by Grossnickle Career Services Center

There are plenty of articles that tell you how to answer the most common interview question, but this one is all about answering a very specific one, often thought of as a throwaway: “Tell me about yourself.”

It seems easy – after all, who knows you better than you?! – yet the open-ended nature of the question can sometimes become complicated.

Man wearing glasses, coat and tie gestures toward his interviewer while answering a question

A Simple Formula

One method to attack the question is to divide it into your present (what you’re doing now, with perhaps a recent accomplishment), your past (how you got to that role), and your future (why you’re interested in this job, and why you’re a great fit for it).

You want to be absolutely certain your interviewer is left with the impression that it “makes sense that [you’re] sitting here talking to me about this role,” says CareerSchooled founder Al Dea.

Tailor Your Answer to the Organization

Muse career coach Tina Wascovich says that “tell me about yourself” is really code for “tell me how you’re relevant to this position.”

“I think they’re giving you an opportunity to articulate succinctly why you have the right qualifications,” she says. In order to do that, you’ll want to spend some time going through the specific job description, and see how their needs match up with your abilities.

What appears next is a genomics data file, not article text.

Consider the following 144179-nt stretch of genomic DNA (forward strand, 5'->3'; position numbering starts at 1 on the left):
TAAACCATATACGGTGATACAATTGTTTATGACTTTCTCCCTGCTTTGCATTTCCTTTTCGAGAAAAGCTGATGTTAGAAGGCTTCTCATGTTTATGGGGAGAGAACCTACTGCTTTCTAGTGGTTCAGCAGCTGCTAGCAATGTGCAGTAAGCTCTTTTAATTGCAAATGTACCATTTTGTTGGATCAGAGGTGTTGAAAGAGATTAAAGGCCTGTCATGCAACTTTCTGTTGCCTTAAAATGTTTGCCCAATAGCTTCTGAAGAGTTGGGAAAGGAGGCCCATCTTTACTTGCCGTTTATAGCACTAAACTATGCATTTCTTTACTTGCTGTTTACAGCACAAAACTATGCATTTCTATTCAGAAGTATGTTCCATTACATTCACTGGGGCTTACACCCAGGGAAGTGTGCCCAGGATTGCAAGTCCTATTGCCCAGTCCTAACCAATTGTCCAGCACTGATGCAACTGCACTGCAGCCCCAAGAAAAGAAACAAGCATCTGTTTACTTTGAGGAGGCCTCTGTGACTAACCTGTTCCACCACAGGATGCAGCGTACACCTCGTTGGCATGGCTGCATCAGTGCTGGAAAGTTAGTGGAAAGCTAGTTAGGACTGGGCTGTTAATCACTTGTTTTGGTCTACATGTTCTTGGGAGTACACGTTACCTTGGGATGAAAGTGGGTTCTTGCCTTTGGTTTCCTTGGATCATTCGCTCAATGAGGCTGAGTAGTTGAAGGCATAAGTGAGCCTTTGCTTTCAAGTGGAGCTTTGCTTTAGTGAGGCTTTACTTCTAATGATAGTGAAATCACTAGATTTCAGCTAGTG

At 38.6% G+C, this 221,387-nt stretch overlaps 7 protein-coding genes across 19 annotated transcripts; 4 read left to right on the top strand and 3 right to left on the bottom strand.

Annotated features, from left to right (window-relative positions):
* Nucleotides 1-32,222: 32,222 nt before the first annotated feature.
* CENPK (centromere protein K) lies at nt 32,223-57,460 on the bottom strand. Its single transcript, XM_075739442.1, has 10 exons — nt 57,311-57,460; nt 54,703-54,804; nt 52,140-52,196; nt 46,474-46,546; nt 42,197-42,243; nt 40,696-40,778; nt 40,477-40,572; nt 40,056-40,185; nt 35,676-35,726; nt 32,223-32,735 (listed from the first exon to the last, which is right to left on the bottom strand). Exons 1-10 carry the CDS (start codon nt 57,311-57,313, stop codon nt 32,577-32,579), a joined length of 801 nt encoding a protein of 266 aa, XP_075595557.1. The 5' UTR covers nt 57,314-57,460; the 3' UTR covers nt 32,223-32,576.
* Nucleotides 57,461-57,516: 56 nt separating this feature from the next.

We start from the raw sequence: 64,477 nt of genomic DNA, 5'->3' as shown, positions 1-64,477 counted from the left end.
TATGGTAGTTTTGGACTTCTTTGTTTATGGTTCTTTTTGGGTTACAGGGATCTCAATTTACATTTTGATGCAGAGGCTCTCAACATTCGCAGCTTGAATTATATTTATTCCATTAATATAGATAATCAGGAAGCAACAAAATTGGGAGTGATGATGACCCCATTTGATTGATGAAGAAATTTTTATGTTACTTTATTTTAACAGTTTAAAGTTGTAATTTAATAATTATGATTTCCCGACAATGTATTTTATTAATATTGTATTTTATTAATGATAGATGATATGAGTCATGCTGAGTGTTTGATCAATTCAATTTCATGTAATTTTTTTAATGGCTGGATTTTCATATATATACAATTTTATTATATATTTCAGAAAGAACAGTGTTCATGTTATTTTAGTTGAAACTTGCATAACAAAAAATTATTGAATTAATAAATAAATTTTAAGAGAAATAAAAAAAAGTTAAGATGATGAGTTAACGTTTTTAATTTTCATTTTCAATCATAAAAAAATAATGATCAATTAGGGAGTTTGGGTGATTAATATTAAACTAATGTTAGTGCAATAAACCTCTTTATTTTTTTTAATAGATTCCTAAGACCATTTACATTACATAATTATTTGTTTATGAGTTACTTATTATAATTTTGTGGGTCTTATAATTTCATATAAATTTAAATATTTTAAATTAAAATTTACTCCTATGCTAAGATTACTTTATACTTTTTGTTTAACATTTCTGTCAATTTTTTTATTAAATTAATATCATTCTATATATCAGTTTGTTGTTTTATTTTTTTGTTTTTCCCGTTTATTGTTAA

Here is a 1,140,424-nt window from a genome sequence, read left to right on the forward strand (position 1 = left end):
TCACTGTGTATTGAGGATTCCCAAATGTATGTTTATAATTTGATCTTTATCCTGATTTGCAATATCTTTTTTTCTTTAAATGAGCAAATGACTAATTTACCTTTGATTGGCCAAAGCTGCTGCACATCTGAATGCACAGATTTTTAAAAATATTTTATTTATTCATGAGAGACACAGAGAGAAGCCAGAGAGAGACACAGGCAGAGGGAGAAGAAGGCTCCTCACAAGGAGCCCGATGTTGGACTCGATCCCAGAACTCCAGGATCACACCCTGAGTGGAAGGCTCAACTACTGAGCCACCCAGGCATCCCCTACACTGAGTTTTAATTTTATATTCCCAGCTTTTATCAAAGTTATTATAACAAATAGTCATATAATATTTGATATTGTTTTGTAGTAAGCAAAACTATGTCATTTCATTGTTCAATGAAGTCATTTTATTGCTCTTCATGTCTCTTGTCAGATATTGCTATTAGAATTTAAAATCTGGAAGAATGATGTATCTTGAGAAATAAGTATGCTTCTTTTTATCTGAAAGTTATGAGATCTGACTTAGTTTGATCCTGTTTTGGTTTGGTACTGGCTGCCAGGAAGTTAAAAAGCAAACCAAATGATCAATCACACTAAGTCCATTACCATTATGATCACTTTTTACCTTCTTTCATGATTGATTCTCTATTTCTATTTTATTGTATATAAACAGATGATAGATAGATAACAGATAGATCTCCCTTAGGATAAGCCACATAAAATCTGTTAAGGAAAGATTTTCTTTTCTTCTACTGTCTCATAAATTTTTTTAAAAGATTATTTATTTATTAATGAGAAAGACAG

Be Concise (and Don’t Recite!)

However you answer the question, don’t spend valuable time recounting every moment of your career (or resume), unless you want to immediately tank your chances by boring your potential boss. This answer isn’t just about being entertaining or engaging; it also gives your future co-workers a door into what kind of employee you’ll be. Will you always be this droning with every open-ended question you’re asked on your new job?

Keep your response between 30 and 90 seconds, and also read the room while you’re answering. If your interviewer looks bored or distracted, you might consider wrapping up; if they perk up at one part of your answer, think about elaborating on your point.

Practice, But Don’t Memorize

Just like the rest of your interview prep, you don’t want to wait until you get this question to try out your answer. Think what you want to say and practice it out loud. Consider recording your answer or leaving yourself a voicemail, then wait an hour or more before you play it back to give yourself some perspective on what you’ve said.

Practice will surely make your answer stronger and help you become more confident giving it. Dea warns, however, against memorizing and reciting your spiel word-for-word. “There’s a fine balance between practicing and memorizing. It needs to come off as very authentic,” he says.

This is Your First Impression, and It Matters

A first impression can definitely shape the tone of the rest of the interview, both positively and negatively. Be prepared for the question, and show your interviewers you prepared for it. A succinct, confident and relevant answer to lead off of your interview will likely pay dividends in the end.